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Title
Method development for quantifying protein modifications using liquid chromatography hyphenated to tandem mass spectrometry / von Elisabeth Soher
Additional Titles
Etablierung einer LC-MS/MS Methode zur Quantitativen Bestimmung von Peptidmodifikationen
AuthorSoher, Elisabeth
CensorMarchetti-Deschmann, Martina
PublishedWien, 2016
DescriptionX, 167 Seiten : Illustrationen, Diagramme
Institutional NoteTechnische Universität Wien, Diplomarbeit, 2016
Annotation
Zusammenfassung in deutscher Sprache
Abweichender Titel nach Übersetzung der Verfasserin/des Verfassers
LanguageEnglish
Document typeThesis (Diplom)
Keywords (DE)Massenspektrometrie / Proteinkonjugate
Keywords (EN)Mass Spectrometry / Protein Conjugates
URNurn:nbn:at:at-ubtuw:1-1555 Persistent Identifier (URN)
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 The work is publicly available
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Method development for quantifying protein modifications using liquid chromatography hyphenated to tandem mass spectrometry [8.97 mb]
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Abstract (English)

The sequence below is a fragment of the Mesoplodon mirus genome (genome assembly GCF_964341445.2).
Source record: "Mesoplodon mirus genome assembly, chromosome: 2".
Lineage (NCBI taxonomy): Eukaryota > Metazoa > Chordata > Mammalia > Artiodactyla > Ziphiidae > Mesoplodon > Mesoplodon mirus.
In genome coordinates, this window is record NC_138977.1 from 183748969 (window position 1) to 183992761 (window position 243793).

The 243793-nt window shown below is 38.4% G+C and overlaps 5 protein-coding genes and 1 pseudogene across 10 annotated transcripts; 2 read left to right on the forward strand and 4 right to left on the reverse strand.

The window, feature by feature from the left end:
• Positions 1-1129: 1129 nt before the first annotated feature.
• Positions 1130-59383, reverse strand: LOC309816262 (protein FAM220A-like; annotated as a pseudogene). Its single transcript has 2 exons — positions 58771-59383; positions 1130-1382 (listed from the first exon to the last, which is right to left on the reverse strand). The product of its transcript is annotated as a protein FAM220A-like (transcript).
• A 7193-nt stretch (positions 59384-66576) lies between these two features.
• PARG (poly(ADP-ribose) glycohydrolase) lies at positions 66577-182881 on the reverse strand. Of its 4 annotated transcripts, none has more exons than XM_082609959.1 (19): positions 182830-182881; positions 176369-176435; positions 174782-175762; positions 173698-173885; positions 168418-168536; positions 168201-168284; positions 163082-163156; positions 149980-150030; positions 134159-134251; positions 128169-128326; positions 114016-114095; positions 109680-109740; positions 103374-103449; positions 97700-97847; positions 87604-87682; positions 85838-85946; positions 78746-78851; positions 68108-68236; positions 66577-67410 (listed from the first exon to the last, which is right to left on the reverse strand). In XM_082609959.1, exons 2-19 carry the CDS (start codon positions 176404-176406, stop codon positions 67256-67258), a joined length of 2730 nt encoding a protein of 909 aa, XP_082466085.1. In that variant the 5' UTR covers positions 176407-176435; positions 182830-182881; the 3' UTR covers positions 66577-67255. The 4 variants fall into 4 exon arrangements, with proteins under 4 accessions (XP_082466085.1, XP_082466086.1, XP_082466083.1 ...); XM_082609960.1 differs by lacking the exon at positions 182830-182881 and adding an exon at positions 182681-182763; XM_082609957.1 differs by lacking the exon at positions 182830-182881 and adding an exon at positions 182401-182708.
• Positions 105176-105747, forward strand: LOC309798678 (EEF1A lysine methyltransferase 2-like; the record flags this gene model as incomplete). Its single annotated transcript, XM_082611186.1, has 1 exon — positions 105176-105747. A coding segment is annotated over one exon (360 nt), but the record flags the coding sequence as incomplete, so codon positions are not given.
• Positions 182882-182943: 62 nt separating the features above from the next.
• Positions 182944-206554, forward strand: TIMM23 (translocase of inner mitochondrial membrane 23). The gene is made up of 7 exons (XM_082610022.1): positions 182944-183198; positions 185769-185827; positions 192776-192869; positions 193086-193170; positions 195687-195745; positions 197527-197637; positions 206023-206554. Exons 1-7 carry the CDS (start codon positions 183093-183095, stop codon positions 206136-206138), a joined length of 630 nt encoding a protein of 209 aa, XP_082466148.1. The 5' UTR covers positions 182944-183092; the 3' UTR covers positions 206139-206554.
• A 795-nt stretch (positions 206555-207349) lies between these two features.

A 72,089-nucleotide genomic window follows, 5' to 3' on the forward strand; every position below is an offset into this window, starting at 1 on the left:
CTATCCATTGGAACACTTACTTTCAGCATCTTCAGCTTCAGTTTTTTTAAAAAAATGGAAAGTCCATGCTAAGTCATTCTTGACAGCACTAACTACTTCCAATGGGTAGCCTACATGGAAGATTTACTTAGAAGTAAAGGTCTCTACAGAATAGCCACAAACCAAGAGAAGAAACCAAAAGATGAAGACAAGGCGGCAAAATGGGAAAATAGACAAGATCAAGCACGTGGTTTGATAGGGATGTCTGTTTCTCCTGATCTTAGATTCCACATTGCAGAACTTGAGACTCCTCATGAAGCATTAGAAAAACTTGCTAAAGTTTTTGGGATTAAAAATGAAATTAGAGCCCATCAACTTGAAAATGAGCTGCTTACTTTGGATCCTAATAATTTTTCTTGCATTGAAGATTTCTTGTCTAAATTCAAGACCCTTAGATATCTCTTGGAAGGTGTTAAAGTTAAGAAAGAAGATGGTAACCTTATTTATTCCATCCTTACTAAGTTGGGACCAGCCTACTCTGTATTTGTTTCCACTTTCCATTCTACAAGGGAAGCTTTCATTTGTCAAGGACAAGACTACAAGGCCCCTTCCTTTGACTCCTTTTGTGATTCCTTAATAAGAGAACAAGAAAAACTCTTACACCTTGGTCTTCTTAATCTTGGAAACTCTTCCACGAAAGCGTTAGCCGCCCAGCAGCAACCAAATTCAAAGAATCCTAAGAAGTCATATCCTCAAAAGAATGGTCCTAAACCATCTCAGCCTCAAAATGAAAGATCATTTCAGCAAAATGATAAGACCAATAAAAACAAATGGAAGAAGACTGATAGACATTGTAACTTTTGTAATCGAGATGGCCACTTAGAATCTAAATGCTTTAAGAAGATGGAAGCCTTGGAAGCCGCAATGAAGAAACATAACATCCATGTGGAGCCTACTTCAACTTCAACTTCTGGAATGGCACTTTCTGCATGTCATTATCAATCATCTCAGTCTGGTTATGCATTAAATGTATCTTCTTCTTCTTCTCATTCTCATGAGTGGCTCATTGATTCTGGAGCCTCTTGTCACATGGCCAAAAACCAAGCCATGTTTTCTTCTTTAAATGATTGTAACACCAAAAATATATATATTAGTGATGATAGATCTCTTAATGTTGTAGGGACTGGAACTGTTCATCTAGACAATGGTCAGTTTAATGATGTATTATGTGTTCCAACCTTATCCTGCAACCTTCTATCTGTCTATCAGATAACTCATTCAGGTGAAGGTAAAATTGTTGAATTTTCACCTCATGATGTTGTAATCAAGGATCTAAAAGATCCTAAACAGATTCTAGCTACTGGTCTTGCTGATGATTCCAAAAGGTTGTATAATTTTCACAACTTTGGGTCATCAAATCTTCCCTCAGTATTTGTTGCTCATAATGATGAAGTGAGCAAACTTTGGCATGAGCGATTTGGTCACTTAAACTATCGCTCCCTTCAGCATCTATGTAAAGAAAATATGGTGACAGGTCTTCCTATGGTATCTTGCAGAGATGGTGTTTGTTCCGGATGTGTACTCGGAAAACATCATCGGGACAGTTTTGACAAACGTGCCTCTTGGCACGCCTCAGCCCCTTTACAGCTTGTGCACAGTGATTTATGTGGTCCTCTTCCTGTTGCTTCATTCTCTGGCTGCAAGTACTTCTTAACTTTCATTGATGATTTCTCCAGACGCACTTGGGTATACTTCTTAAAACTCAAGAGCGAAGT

Zearalenone (ZEN) is a mycotoxin, which is produced by various species of the fungus Fusarium, such as F. graminearum, F. equiseti and F.culmorum. Since this fungus is common to grow on crops, food and feed are often contaminated with the mycotoxin. Romer Labs developed a quick test, in form of a lateral flow device (LFD), to determine the amount of contamination on grain. An important constituent for this LFD is zearalenone - carboxymethyl oxime (ZEN-CMO) coupled to conalbumin (CON). Since it is always desirable to produce at the lowest possible cost, it is of interest whether different synthesis strategies can lead to the same results in terms of modification efficiency on the protein, while reducing various synthesis steps or chemicals in use. Therefore the goal was to establish a liquid chromatography - tandem mass spectrometry method (LC-MS/MS) to quantify ZEN-CMO modifications introduced onto the target protein. For detailed protein characterization, the proteins were digested and analyzed on a nano-LC-electrospray ionization (ESI)-ion trap mass spectrometer performing collision induced dissociation (CID) fragmentation for peptide identification and modification localization. In order to maximize protein sequence coverage, two proteases were tested. Immobilized trypsin was compared to a trypsin/LysC mix. Further method development for quantification was performed on an ultra high performance liquid chromatography (UPLC) - ESI - triple quadrupole instrument. We found trypsin/LysC to perform best in terms of sequence coverage after in solution digestion and peptide desalting. It was possible to identify 27 out of 59 possible Lysine modification sites and it was found that most of the identified protein modifications were located on the protein-s surface. Furthermore, fragmentation mass spectra gave insight into fragmentation mechanisms of ZEN-CMO and ZEN-CMO modified peptides using an ion trap mass analyzer, exhibiting reporter fragment ions which were further used to develop a quantification method applying triple quadrupole MS technology.

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